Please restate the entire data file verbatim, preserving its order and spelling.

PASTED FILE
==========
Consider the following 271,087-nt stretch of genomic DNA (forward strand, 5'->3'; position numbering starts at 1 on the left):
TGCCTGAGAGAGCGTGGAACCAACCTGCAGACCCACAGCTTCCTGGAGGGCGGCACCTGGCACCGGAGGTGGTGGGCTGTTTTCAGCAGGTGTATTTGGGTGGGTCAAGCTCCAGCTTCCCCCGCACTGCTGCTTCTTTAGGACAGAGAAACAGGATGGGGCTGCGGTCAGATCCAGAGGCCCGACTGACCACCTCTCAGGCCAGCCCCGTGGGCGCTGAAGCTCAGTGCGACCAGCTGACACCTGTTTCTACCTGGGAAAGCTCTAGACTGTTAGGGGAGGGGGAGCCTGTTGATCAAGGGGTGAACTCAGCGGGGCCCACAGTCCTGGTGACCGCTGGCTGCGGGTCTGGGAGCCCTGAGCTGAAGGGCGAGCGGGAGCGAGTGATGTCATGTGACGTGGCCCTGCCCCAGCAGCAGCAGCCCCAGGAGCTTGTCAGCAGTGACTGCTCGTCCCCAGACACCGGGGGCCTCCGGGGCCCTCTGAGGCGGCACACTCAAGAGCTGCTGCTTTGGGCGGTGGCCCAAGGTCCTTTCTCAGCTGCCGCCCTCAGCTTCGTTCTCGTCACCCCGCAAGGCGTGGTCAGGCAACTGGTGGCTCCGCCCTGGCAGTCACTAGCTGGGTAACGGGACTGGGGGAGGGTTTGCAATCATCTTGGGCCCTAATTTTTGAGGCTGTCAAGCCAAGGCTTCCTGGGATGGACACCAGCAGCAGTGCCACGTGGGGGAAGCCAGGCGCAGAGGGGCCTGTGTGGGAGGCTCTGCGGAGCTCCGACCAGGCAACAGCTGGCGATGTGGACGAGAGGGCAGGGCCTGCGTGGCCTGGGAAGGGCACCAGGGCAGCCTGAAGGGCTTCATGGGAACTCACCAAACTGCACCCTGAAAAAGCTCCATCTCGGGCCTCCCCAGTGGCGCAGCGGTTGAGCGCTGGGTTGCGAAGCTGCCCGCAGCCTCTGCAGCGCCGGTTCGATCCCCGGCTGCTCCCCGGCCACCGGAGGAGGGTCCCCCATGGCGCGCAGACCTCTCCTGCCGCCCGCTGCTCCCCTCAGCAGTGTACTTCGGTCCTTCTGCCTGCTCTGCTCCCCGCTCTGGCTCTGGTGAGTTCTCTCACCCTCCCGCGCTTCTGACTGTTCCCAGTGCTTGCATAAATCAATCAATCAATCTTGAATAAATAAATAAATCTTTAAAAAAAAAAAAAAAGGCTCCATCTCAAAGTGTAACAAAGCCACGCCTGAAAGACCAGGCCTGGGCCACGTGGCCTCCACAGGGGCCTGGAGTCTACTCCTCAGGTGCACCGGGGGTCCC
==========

Consider the following 271,087-nt stretch of genomic DNA (forward strand, 5'->3'; position numbering starts at 1 on the left):
TGCCTGAGAGAGCGTGGAACCAACCTGCAGACCCACAGCTTCCTGGAGGGCGGCACCTGGCACCGGAGGTGGTGGGCTGTTTTCAGCAGGTGTATTTGGGTGGGTCAAGCTCCAGCTTCCCCCGCACTGCTGCTTCTTTAGGACAGAGAAACAGGATGGGGCTGCGGTCAGATCCAGAGGCCCGACTGACCACCTCTCAGGCCAGCCCCGTGGGCGCTGAAGCTCAGTGCGACCAGCTGACACCTGTTTCTACCTGGGAAAGCTCTAGACTGTTAGGGGAGGGGGAGCCTGTTGATCAAGGGGTGAACTCAGCGGGGCCCACAGTCCTGGTGACCGCTGGCTGCGGGTCTGGGAGCCCTGAGCTGAAGGGCGAGCGGGAGCGAGTGATGTCATGTGACGTGGCCCTGCCCCAGCAGCAGCAGCCCCAGGAGCTTGTCAGCAGTGACTGCTCGTCCCCAGACACCGGGGGCCTCCGGGGCCCTCTGAGGCGGCACACTCAAGAGCTGCTGCTTTGGGCGGTGGCCCAAGGTCCTTTCTCAGCTGCCGCCCTCAGCTTCGTTCTCGTCACCCCGCAAGGCGTGGTCAGGCAACTGGTGGCTCCGCCCTGGCAGTCACTAGCTGGGTAACGGGACTGGGGGAGGGTTTGCAATCATCTTGGGCCCTAATTTTTGAGGCTGTCAAGCCAAGGCTTCCTGGGATGGACACCAGCAGCAGTGCCACGTGGGGGAAGCCAGGCGCAGAGGGGCCTGTGTGGGAGGCTCTGCGGAGCTCCGACCAGGCAACAGCTGGCGATGTGGACGAGAGGGCAGGGCCTGCGTGGCCTGGGAAGGGCACCAGGGCAGCCTGAAGGGCTTCATGGGAACTCACCAAACTGCACCCTGAAAAAGCTCCATCTCGGGCCTCCCCAGTGGCGCAGCGGTTGAGCGCTGGGTTGCGAAGCTGCCCGCAGCCTCTGCAGCGCCGGTTCGATCCCCGGCTGCTCCCCGGCCACCGGAGGAGGGTCCCCCATGGCGCGCAGACCTCTCCTGCCGCCCGCTGCTCCCCTCAGCAGTGTACTTCGGTCCTTCTGCCTGCTCTGCTCCCCGCTCTGGCTCTGGTGAGTTCTCTCACCCTCCCGCGCTTCTGACTGTTCCCAGTGCTTGCATAAATCAATCAATCAATCTTGAATAAATAAATAAATCTTTAAAAAAAAAAAAAAAGGCTCCATCTCAAAGTGTAACAAAGCCACGCCTGAAAGACCAGGCCTGGGCCACGTGGCCTCCACAGGGGCCTGGAGTCTACTCCTCAGGTGCACCGGGGGTCCC